NEWS
Jacques Kelly | May 17, 2013
Roaming the streets that encircle Pimlico Race Course , I discovered so many places that I had trouble going back to the same locale twice. Outer Northwest Baltimore is a fascinating, at times geographically bewildering, place. When the Maryland Jockey Club members built Pimlico, they must have been thinking big and distant. It was a gallop from Druid Hill Park, and if you didn't own a carriage, you would have needed a ticket on the Western Maryland Railway to spend a day at the races.
NEWS
By Brent Jones and Brent Jones,brent.jones@baltsun.com | August 5, 2009
Officials from the nation's largest organization representing emergency medical personnel said mistakenly declaring a victim dead - as was the case in Northwest Baltimore this weekend - is rare but not unheard of. Jerry Johnston, the immediate past president of the National Association of Emergency Medical Technicians, said statistics are not kept on the number of these incidents, but he is aware of cases in which someone was initially declared dead,...
NEWS
March 2, 2005
Katherine H. Jewell, a retired Baltimore elementary school teacher and antiques collector, died in her sleep Thursday at Brightwood Center in Lutherville. She was 95. The former Katherine Hoffman was born in Baltimore and raised in Arlington. She was a 1927 graduate of Forest Park High School and earned her teaching certificate in 1929 from what was then Towson State Normal School. She started teaching in 1929 at Arlington Elementary School, and later was assigned to the old Bolton Hill Elementary.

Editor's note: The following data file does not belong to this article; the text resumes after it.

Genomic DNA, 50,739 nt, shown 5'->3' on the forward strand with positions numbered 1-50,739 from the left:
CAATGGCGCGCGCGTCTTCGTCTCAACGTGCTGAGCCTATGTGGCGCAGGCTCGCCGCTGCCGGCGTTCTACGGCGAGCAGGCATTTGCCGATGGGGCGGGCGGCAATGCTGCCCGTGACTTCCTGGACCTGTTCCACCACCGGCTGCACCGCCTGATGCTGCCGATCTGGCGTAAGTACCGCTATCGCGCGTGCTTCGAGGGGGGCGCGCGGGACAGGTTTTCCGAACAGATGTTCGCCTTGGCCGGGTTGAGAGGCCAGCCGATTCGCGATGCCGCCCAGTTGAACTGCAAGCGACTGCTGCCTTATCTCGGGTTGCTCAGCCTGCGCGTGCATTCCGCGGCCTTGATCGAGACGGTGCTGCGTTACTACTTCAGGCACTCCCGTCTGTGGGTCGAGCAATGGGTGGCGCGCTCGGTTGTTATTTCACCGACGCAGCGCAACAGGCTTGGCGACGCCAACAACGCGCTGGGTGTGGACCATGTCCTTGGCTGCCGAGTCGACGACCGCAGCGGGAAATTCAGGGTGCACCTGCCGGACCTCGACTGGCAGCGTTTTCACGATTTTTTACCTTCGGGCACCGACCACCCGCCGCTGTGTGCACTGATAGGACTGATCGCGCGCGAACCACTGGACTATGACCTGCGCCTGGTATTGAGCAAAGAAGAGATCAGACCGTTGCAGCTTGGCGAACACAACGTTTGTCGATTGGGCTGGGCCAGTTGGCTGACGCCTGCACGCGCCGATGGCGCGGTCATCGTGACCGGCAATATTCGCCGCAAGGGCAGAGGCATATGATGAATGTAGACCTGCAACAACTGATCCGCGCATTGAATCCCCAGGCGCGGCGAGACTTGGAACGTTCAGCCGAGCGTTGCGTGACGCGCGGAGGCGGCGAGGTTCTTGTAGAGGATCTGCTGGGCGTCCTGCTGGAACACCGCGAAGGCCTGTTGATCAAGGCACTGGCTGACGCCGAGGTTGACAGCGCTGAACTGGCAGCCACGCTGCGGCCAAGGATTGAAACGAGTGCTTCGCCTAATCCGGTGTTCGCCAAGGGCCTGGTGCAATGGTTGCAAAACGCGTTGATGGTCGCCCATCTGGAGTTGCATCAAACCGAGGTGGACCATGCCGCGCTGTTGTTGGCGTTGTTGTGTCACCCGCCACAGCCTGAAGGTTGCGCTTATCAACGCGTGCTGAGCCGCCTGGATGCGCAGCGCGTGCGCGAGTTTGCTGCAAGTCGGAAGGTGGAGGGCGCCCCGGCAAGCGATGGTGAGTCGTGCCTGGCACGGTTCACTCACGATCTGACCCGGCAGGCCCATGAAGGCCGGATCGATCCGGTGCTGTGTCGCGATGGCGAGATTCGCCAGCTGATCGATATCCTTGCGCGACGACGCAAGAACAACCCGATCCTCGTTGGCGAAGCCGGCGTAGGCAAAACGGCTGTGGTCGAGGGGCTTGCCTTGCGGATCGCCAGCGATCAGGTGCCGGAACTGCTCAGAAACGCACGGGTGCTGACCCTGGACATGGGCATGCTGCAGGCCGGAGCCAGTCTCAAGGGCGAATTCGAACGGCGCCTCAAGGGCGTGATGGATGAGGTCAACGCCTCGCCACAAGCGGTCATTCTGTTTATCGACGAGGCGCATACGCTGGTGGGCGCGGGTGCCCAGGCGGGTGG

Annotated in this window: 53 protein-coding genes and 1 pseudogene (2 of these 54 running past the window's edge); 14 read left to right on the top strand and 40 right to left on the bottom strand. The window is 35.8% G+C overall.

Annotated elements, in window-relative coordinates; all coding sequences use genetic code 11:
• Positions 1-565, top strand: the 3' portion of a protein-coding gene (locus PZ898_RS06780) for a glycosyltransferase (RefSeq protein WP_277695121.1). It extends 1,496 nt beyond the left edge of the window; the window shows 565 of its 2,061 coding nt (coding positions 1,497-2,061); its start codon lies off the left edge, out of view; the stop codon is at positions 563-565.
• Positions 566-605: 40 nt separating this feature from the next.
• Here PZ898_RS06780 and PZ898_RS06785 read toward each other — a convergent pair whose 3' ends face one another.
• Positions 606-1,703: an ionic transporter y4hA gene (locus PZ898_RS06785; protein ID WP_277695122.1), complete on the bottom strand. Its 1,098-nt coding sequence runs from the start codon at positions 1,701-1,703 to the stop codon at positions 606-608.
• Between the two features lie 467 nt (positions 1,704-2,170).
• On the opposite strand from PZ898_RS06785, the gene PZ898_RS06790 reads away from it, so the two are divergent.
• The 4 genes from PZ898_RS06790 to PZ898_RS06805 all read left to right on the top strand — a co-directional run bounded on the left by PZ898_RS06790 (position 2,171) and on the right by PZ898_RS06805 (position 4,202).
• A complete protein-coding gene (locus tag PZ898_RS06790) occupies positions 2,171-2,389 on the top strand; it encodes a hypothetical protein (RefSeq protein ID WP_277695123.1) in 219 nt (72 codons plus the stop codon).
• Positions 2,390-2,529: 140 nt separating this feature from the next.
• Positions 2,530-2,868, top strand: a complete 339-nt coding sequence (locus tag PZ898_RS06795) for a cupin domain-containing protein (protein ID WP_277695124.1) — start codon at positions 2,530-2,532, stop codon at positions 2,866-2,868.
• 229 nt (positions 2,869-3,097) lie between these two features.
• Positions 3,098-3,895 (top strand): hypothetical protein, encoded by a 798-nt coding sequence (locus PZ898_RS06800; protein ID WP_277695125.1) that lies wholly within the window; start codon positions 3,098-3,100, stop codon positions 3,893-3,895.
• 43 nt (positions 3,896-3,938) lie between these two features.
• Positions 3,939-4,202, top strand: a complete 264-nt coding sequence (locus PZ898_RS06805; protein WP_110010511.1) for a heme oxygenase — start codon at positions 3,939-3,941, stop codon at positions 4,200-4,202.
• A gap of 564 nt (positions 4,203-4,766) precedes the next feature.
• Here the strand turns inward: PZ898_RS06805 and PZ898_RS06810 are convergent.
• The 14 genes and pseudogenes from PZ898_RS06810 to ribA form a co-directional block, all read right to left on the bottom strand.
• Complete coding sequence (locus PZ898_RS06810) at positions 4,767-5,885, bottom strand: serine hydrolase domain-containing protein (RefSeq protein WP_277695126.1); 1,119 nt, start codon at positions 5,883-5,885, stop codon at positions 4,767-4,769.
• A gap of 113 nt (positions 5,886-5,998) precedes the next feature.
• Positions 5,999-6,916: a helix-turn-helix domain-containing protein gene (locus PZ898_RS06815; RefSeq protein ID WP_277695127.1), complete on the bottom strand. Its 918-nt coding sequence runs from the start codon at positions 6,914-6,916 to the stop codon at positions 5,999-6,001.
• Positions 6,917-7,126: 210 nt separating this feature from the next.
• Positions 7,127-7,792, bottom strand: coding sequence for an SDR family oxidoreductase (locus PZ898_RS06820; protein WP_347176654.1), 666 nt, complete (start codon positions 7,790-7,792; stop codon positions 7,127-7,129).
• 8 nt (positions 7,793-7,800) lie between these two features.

NEWS
By Reginald Fields and Reginald Fields,SUN STAFF | April 29, 2003
A West Baltimore neighborhood group's dream of transforming an obsolete 19th-century water tower into a useful educational tool for children received a big boost yesterday from a high place - Congress. Rep. Elijah E. Cummings, of Baltimore, presented the West Arlington Improvement Association of Baltimore City Inc. with a $436,950 grant - money that is meant to jump-start the reconstruction effort. Plans for the $4 million project include transforming the defunct 120-foot West Arlington water tower into a planetarium and building a youth center at its base.
NEWS
By Carrie Wells and Justin George, The Baltimore Sun | December 12, 2013
Detectives are investigating a homicide in Northwest Baltimore, police said. Police said a man was found dead in the 4500 block of Fernhill Ave., in the West Arlington neighborhood. Officers found his body at about 11:55 a.m. in a rear alley of Fernhill Avenue. The victim appeared to have some type of trauma to his head, police said. "At this time, investigators are unable to determine how the victim died," police spokesman Det. Jeremy Silbert said in a statement. "The victim will be transported to the Medical Examiners Office for an autopsy.
BUSINESS
By Charles Belfoure and Charles Belfoure,SPECIAL TO THE SUN | March 19, 2000
The 120-foot water tower on Oakford Avenue has been the symbol of West Arlington for 101 years, but after a planned $3.5 million renovation, it might take on a new significance for the community. On the same site as the refurbished brick-and-marble tower, a planetarium and multipurpose center is to serve as an urban classroom for neighborhood youth. "It will motivate African-American youngsters to consider going into engineering, mathematics and related science fields," said Charles Griffin, president of West Arlington Improvement Association of Baltimore City Inc. While the number of blacks attending college has increased over the past 20 years, the percentage majoring in these fields has not changed, said Griffin, whose association received a $100,000 state grant for the project.
Baltimore Sun Articles
|
|
|
Please note the green-lined linked article text has been applied commercially without any involvement from our newsroom editors, reporters or any other editorial staff.